BELLOWS FALLS -- Count the Steel Wheels among those voices for unity in the wake of last week’s election.
"We were looking at this fall tour and, of course, this election just finished up, and it feels like a spate of how loud we can yell at each other and how far we can yell past each other, and we were thinking ‘What can we do?’" said Trent Wagler, lead singer for the Virginia-based Americana-roots band, which is playing tonight at 7:30 p.m., at the Bellows Falls Opera House. "We decided in the midst of all this noise, maybe it’s better to just offer a chance for people who may be of different beliefs to get together."
They chose two vehicles for this conciliatory effort. One is the simple, uplifting power of their music, a blend of traditional styles like bluegrass, gospel, the blues, country, old-time, with a dash of rock and roll.
The other is some good old-fashioned outreach. A portion of every ticket sold for tonight’s concert will go toward music education for elementary school students in Bellows Falls.
"It’s exciting when we find ways for let music be a catalyst for other things. Music is a great catalyst for energy to coalesce," said Wagler, speaking as he was looking through a packet of thank-you notes from elementary school students who benefited from a previous tour stop.
Wagler expects a hot time tonight when the band returns to Bellows Falls.
"Bellows Falls has been great to us. We want to spend more time in Vermont. We love it up there," said Wagler. "It’s a sweet little place."
For the uninitiated, tonight presents a chance to hear this band’s unique approach to forging something new from old traditions.
"We call this music Americana Roots music. We love and respect old and traditional music, but we’re moving and changing this traditional music into something different," said Wagler. "It’s true Americana. It’s much like America -- it’s always moving and constantly changing."
Among the things that make the Steel Wheels stand out is the vocal prowess of all four members. Sometimes, the group will ditch its acoustic instruments -- the mandolin played by Jay Lapp, the fiddle of Eric Brubaker and the bass of Brian Dickel -- and bust out into compelling four-part a cappella harmony. Other times, the group’s instrumental talent shines through.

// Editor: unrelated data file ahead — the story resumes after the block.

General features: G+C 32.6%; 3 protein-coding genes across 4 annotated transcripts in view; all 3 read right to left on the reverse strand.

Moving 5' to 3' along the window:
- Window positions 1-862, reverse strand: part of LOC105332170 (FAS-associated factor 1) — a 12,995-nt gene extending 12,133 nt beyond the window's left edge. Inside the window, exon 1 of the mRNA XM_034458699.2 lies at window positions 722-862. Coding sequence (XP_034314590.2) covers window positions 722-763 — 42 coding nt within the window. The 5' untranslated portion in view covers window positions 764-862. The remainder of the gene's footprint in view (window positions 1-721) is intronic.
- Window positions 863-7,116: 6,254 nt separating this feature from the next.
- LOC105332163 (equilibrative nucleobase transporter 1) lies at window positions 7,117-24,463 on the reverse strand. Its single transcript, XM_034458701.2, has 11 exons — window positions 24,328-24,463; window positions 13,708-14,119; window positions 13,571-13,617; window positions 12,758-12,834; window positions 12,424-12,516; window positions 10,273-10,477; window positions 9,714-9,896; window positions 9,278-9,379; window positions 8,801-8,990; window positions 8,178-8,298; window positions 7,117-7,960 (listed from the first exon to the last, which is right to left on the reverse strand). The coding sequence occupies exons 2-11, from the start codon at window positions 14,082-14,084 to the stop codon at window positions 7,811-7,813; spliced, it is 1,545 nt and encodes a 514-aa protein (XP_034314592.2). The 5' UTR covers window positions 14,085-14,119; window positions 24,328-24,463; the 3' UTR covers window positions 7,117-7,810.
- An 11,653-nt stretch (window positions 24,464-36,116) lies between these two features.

"This music is about roots. It’s about trying to look back and learn something and also look ahead," said Wagler.
The group is forward-looking in non-musical ways. As they’ve grown as musicians, they’ve also tried to figure out ways to add mission to their music-making. The Steel Wheels have raised money and awareness for causes important to them -- community, the environment and the localvore movements, among them. They’ve also ditched their tour bus, at times, for pedal-powered bike tours, carting everything by bicycle.
"We started asking ourselves ‘What does it mean that we’re traveling so many miles?’ ... It’s pretty easy to get a little jaded about coming to the next little town," said Wagler. "(Bike touring) totally changes what it is we do. It makes you appreciate the miles that we travel."
Those miles are increasing as the word gets out about the band. They’ve already wowed crowds along the Eastern seaboard, and are making their first forays into Florida and California soon. They also captivated crowds at Merlefest and drew raves from Larry Groce of "Mountain Stage," who praised them as "Americana music at its very best."
Advance tickets to tonight’s show, presented by Vermont Festivals and Flying Under Radar, are $18 general, $25 for priority seating and $16 for balcony. General admission is $24 at door. There is a special category for those who have seen the Steel Wheels and know how good they are and wish to spread the word: 5-tickets-for-the-price-of-4 priority seats for $99.
For tickets, visit www.brattleborotix.com. Tickets are available at Village Square Booksellers and Fat Franks in Bellows Falls, Turn it Up! in Brattleboro and Misty Valley Books in Chester. Doors open at 7 p.m. For more information, call 802-463-9595 or visit www.vermontfestivalsllc.com.